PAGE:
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Open-Ended Questions

Posted by on February 11, 2013

It is normal for your mentee to give very short answers to your questions.

Most mentors have experienced a conversation with their mentee in which the mentor asks several questions and the mentee replies with very short responses, such as “Yes,” “No,” “Uh-huh,” and “Nothing.”

This can be particularly frustrating for mentors, who want to help young people open up and communicate about their lives and their feelings. It is helpful to remember that the tendency to provide very short answers is normal for all young people as they navigate the complicated feelings that are part of growing up. Young people who have experienced trauma can be even more prone to protect themselves by saying as little as possible.

Use open-ended questions to help your mentee feel safe and comfortable about telling you more.

An open-ended question requires that your mentee answer with more than just one word. It also invites your mentee to share facts, thoughts, and feelings.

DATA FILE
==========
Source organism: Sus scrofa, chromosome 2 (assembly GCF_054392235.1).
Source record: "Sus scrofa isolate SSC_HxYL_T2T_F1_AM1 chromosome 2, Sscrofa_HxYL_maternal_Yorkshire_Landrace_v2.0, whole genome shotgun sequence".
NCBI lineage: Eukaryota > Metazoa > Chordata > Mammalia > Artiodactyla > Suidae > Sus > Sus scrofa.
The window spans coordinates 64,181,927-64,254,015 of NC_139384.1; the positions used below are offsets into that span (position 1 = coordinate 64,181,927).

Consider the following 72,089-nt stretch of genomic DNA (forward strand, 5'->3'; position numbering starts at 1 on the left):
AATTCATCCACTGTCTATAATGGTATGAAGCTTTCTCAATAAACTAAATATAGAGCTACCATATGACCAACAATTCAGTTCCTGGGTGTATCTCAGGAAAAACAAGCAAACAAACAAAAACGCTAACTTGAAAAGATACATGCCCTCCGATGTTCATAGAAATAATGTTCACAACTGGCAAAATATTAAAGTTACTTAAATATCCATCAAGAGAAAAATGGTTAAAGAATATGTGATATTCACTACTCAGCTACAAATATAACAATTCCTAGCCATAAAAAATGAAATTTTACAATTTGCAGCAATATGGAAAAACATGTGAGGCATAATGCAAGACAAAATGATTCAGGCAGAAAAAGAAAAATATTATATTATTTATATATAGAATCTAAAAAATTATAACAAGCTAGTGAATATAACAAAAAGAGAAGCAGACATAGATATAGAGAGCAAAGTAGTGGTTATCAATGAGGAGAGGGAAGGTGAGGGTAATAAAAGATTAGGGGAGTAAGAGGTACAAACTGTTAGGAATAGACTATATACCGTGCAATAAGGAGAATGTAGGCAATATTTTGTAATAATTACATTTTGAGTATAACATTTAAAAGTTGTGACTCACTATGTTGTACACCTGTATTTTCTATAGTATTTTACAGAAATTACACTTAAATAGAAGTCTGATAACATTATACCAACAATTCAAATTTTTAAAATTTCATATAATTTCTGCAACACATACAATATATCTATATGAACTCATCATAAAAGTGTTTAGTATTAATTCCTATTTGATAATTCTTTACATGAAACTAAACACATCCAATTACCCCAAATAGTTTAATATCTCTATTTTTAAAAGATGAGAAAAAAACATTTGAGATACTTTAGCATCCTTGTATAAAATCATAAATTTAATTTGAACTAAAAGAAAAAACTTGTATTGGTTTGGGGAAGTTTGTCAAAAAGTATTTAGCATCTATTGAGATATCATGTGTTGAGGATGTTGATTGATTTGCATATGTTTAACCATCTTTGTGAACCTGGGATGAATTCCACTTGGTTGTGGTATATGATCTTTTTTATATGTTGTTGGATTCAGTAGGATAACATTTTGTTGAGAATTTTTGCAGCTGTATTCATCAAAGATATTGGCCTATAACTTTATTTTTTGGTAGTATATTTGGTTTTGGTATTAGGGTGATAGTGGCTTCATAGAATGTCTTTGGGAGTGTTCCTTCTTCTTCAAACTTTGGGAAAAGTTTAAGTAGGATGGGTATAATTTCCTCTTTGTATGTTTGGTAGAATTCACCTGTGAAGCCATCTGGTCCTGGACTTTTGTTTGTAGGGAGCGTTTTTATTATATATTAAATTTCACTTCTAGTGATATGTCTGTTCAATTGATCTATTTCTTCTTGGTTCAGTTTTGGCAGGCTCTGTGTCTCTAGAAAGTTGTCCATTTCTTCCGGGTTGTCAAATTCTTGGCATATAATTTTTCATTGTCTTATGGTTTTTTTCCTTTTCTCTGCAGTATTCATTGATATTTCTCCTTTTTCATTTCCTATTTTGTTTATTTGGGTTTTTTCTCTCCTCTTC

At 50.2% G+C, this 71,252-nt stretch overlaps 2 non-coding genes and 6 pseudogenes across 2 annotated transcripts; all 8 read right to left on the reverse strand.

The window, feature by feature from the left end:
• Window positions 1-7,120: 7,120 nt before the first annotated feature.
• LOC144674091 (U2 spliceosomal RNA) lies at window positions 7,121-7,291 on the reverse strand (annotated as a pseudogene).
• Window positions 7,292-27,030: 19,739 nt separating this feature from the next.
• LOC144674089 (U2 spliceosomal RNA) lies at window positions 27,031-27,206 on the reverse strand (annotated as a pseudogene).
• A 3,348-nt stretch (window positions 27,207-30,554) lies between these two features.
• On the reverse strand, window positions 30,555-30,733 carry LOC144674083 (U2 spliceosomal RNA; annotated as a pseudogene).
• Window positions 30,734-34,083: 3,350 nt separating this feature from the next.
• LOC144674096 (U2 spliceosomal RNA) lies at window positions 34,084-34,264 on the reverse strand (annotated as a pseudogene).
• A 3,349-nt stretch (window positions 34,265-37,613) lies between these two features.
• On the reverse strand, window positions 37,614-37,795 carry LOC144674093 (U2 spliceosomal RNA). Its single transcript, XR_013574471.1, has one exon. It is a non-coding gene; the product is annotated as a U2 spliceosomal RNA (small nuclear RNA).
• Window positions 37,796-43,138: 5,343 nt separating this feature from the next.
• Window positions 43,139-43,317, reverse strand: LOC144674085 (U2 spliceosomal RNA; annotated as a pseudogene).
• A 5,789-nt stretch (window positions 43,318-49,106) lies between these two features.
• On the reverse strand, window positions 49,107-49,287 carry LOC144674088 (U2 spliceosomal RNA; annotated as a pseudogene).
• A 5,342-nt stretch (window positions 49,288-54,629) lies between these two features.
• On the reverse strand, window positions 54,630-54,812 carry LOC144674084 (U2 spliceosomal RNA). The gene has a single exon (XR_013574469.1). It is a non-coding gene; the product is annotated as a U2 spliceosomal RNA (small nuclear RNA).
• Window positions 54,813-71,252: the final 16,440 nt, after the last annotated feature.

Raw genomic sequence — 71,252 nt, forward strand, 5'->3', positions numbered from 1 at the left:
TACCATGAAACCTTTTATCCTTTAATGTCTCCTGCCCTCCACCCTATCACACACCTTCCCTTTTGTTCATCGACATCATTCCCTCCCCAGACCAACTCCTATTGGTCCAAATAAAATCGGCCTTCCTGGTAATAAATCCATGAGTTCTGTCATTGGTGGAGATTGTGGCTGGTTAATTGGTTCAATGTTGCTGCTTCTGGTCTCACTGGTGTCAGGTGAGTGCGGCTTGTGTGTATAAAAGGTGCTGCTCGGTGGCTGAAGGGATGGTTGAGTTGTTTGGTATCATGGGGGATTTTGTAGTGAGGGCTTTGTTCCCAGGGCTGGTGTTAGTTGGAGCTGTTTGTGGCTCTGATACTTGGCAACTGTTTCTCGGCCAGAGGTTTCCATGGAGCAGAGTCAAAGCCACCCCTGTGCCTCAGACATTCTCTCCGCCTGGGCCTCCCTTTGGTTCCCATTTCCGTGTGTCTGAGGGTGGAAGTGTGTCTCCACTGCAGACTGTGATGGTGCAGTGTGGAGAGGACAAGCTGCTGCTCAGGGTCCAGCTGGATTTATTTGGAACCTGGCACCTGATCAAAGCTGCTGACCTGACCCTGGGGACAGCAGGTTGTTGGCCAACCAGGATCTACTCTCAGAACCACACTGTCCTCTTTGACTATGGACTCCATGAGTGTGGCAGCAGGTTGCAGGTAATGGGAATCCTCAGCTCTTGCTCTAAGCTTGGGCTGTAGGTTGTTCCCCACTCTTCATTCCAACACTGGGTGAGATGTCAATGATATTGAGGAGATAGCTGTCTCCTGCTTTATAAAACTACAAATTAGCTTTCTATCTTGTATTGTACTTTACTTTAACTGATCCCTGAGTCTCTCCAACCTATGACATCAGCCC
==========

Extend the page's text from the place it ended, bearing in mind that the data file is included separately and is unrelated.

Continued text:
• Closed-ended question: “Did you have a good day in school?”
  • Open-ended question: “I know you enjoyed the book you just finished for English class. What did you discuss about it in class today?”

Closed-ended questions are specific and require only a brief answer. Open-ended questions invite a more detailed, thoughtful answer.
Here are some common ways to begin an open-ended question:

  • What would happen if . . .
  • I wonder . . .
  • What do you think about . . .
  • In what way . . .
  • Tell me about . . .
  • What would you do . . .
  • How can we . . .
  • How did you . . .

Learning how to ask open-ended questions takes practice. As an exercise, write down some closed-ended questions and then turn them into open-ended questions.

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